A murdered source stalls a NYT investigation, plus 35 years and no goodbye column

July 30, 2019
Category: Newsletters

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‘I was deeply affected’

This reporter couldn’t get ahold of one of his sources. The heartbreaking story of what happened to her unfolds on ‘The Weekly.’

Jack Nicas, tech reporter for The New York Times, called it “the most challenging reporting journey that I have ever been on.”

The story itself, featured on the latest episode of the TV show “The Weekly,”was heartbreaking enough: older women scammed out of thousands of dollars by fake Facebook users posing as charming American soldiers overseas. The scammers, who set up shop in crowded internet cafes in Nigeria, sifted through Facebook groups to find lonely women and widows to target.

One such victim, a 58-year-old Florida woman named Renee Holland, gave away most of her and her husband’s retirement — more than $26,000. It left her feeling foolish and put her marriage in jeopardy. After meeting with her in Fort Pierce, Florida, in December, Nicas tried to re-establish contact with her after the holidays. He couldn’t reach her. Her phone was disconnected. So he Googled her. He couldn’t believe what he found:

Holland and her elderly father were murdered by Holland’s husband, who then killed himself.

Did the Facebook scam have anything to do with it? We’ll never know for sure. But Nicas had formed a bond with Holland, who had been willing to share with him her deeply embarrassing story.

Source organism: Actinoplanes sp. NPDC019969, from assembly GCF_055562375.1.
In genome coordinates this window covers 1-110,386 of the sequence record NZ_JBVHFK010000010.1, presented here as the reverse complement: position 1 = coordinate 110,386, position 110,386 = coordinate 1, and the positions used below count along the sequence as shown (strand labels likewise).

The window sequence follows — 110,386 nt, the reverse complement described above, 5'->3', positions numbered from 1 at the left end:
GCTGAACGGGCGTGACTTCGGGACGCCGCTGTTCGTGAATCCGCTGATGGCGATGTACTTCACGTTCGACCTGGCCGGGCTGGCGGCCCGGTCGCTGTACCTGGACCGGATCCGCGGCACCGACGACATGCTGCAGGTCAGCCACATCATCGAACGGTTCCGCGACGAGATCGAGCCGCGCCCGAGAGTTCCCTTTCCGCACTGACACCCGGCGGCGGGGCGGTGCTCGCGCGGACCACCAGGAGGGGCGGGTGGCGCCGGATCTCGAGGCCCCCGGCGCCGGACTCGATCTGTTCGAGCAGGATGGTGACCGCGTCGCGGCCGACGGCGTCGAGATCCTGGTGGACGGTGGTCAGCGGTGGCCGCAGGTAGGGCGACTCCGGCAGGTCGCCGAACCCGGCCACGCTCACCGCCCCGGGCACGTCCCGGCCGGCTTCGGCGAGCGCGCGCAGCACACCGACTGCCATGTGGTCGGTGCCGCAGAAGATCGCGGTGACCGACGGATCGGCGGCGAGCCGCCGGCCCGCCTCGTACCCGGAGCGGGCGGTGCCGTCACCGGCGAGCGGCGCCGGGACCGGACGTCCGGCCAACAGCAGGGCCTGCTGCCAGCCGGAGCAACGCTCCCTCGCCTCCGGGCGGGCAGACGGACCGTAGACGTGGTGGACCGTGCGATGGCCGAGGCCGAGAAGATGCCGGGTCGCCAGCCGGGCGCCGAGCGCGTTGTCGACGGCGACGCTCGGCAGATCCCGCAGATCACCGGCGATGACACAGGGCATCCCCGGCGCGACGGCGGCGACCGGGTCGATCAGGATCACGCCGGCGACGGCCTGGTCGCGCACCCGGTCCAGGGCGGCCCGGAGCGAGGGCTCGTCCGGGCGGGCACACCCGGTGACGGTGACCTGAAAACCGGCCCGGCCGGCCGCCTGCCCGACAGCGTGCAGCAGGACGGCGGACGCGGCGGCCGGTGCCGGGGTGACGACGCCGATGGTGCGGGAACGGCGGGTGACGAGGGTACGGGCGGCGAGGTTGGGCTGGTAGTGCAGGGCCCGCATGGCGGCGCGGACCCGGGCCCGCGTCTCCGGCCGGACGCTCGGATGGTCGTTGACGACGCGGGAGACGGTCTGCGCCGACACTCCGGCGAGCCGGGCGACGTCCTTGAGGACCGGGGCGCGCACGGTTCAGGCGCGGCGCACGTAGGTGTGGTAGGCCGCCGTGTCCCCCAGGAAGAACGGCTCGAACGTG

“It is difficult to overstate how deeply tragic the situation was and how profoundly difficult it was as a reporter to have one of your subjects die during your reporting,” Nicas told me during a phone interview on Monday. “And not only just die, but to be horrifically murdered. I was deeply affected by that and we took a pause in our reporting process to process it.”

   

Nicas wanted to honor Holland by telling her story, so he returned to report on how stealing money is now high-tech.

“I think social media has certainly accelerated this,” Nicas said, “and given the scammers the ability to more precisely target their victims because they understand who they are talking to and are more accurately able to manipulate them.”

Nicas didn’t report just on the victims. He traveled to Nigeria to find the scammers. What they are doing is horrible, yet they say it’s what they must do to survive.

“It’s a far more nuanced situation than what you originally expected,” Nicas said. “These guys are real people with real consciences and they feel guilty, but like we quoted in the story: Poverty will not make you feel pain. It’s a really complicated human story.”

What’s especially troubling is Facebook’s inability to completely stop these scams from continuing. Since “The Weekly” episode ran Sunday night, Nicas has heard from more folks who have been scammed. One person tweeted Nicas to say her mother was taken for $140,000.

“The Weekly,” which has quickly established itself as must-see TV because of its elite-level journalism, airs Sundays on FX at 10 p.m. and can be livestreamed on Hulu starting on Mondays.

 

It’s a big week for CNN as debates kick off


A cameraman gathers footage outside the Fox Theatre before the Democratic presidential debates in Detroit. The second scheduled debate will be hosted by CNN tonight and Wednesday. (AP Photo/Paul Sancya)

The next round of Democratic debates will be tonight and Wednesday in Detroit. CNN has the coverage with Dana Bash, Don Lemon and Jake Tapper as moderators.